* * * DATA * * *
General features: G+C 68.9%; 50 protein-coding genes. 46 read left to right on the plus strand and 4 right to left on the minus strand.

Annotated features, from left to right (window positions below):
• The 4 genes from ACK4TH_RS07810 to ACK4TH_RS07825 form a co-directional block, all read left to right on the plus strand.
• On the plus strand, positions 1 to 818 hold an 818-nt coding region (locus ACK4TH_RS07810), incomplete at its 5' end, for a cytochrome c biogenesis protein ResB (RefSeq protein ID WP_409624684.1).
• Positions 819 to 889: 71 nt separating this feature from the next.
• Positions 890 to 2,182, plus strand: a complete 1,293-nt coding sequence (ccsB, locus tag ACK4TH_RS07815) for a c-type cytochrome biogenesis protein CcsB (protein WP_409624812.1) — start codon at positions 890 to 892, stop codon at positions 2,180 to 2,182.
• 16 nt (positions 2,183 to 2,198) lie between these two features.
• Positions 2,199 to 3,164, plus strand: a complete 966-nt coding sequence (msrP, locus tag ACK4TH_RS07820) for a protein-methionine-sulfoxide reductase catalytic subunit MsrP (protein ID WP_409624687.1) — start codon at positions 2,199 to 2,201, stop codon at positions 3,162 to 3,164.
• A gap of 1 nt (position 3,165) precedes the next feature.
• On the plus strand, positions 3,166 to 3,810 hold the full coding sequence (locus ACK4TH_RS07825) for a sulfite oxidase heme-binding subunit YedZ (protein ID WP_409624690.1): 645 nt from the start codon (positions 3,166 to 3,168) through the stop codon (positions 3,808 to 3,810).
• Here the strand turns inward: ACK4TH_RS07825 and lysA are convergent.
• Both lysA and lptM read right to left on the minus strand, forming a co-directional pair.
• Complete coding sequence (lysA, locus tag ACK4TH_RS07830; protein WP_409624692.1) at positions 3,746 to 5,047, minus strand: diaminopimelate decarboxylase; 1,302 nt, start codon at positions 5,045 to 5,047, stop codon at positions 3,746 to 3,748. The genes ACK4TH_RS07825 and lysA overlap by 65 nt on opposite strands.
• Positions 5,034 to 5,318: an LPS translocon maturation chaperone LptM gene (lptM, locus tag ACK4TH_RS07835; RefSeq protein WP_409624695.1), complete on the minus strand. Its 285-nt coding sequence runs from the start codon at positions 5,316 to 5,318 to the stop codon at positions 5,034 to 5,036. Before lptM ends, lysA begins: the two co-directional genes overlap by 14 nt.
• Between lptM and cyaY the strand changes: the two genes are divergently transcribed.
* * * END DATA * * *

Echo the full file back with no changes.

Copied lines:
General features: G+C 68.9%; 50 protein-coding genes. 46 read left to right on the plus strand and 4 right to left on the minus strand.

Annotated features, from left to right (window positions below):
• The 4 genes from ACK4TH_RS07810 to ACK4TH_RS07825 form a co-directional block, all read left to right on the plus strand.
• On the plus strand, positions 1 to 818 hold an 818-nt coding region (locus ACK4TH_RS07810), incomplete at its 5' end, for a cytochrome c biogenesis protein ResB (RefSeq protein ID WP_409624684.1).
• Positions 819 to 889: 71 nt separating this feature from the next.
• Positions 890 to 2,182, plus strand: a complete 1,293-nt coding sequence (ccsB, locus tag ACK4TH_RS07815) for a c-type cytochrome biogenesis protein CcsB (protein WP_409624812.1) — start codon at positions 890 to 892, stop codon at positions 2,180 to 2,182.
• 16 nt (positions 2,183 to 2,198) lie between these two features.
• Positions 2,199 to 3,164, plus strand: a complete 966-nt coding sequence (msrP, locus tag ACK4TH_RS07820) for a protein-methionine-sulfoxide reductase catalytic subunit MsrP (protein ID WP_409624687.1) — start codon at positions 2,199 to 2,201, stop codon at positions 3,162 to 3,164.
• A gap of 1 nt (position 3,165) precedes the next feature.
• On the plus strand, positions 3,166 to 3,810 hold the full coding sequence (locus ACK4TH_RS07825) for a sulfite oxidase heme-binding subunit YedZ (protein ID WP_409624690.1): 645 nt from the start codon (positions 3,166 to 3,168) through the stop codon (positions 3,808 to 3,810).
• Here the strand turns inward: ACK4TH_RS07825 and lysA are convergent.
• Both lysA and lptM read right to left on the minus strand, forming a co-directional pair.
• Complete coding sequence (lysA, locus tag ACK4TH_RS07830; protein WP_409624692.1) at positions 3,746 to 5,047, minus strand: diaminopimelate decarboxylase; 1,302 nt, start codon at positions 5,045 to 5,047, stop codon at positions 3,746 to 3,748. The genes ACK4TH_RS07825 and lysA overlap by 65 nt on opposite strands.
• Positions 5,034 to 5,318: an LPS translocon maturation chaperone LptM gene (lptM, locus tag ACK4TH_RS07835; RefSeq protein WP_409624695.1), complete on the minus strand. Its 285-nt coding sequence runs from the start codon at positions 5,316 to 5,318 to the stop codon at positions 5,034 to 5,036. Before lptM ends, lysA begins: the two co-directional genes overlap by 14 nt.
• Between lptM and cyaY the strand changes: the two genes are divergently transcribed.